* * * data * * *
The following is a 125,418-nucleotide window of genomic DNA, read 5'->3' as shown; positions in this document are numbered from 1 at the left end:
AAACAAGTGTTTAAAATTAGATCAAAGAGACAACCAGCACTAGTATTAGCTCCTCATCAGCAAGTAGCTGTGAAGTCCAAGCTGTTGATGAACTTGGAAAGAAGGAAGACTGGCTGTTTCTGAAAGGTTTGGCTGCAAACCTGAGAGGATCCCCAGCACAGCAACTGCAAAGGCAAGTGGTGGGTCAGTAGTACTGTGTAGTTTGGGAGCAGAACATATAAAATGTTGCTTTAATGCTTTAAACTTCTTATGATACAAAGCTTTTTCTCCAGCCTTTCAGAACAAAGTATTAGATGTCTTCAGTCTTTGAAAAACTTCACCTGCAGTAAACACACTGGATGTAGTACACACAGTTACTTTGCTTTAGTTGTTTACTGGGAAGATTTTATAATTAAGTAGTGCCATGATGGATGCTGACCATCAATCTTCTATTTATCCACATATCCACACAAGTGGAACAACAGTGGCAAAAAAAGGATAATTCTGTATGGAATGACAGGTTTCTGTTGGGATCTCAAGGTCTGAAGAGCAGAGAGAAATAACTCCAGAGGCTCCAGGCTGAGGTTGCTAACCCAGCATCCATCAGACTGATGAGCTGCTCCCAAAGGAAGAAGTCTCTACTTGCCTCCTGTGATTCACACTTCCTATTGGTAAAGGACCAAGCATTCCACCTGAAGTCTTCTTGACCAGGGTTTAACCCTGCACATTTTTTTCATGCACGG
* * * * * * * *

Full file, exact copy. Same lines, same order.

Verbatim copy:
The following is a 125,418-nucleotide window of genomic DNA, read 5'->3' as shown; positions in this document are numbered from 1 at the left end:
AAACAAGTGTTTAAAATTAGATCAAAGAGACAACCAGCACTAGTATTAGCTCCTCATCAGCAAGTAGCTGTGAAGTCCAAGCTGTTGATGAACTTGGAAAGAAGGAAGACTGGCTGTTTCTGAAAGGTTTGGCTGCAAACCTGAGAGGATCCCCAGCACAGCAACTGCAAAGGCAAGTGGTGGGTCAGTAGTACTGTGTAGTTTGGGAGCAGAACATATAAAATGTTGCTTTAATGCTTTAAACTTCTTATGATACAAAGCTTTTTCTCCAGCCTTTCAGAACAAAGTATTAGATGTCTTCAGTCTTTGAAAAACTTCACCTGCAGTAAACACACTGGATGTAGTACACACAGTTACTTTGCTTTAGTTGTTTACTGGGAAGATTTTATAATTAAGTAGTGCCATGATGGATGCTGACCATCAATCTTCTATTTATCCACATATCCACACAAGTGGAACAACAGTGGCAAAAAAAGGATAATTCTGTATGGAATGACAGGTTTCTGTTGGGATCTCAAGGTCTGAAGAGCAGAGAGAAATAACTCCAGAGGCTCCAGGCTGAGGTTGCTAACCCAGCATCCATCAGACTGATGAGCTGCTCCCAAAGGAAGAAGTCTCTACTTGCCTCCTGTGATTCACACTTCCTATTGGTAAAGGACCAAGCATTCCACCTGAAGTCTTCTTGACCAGGGTTTAACCCTGCACATTTTTTTCATGCACGG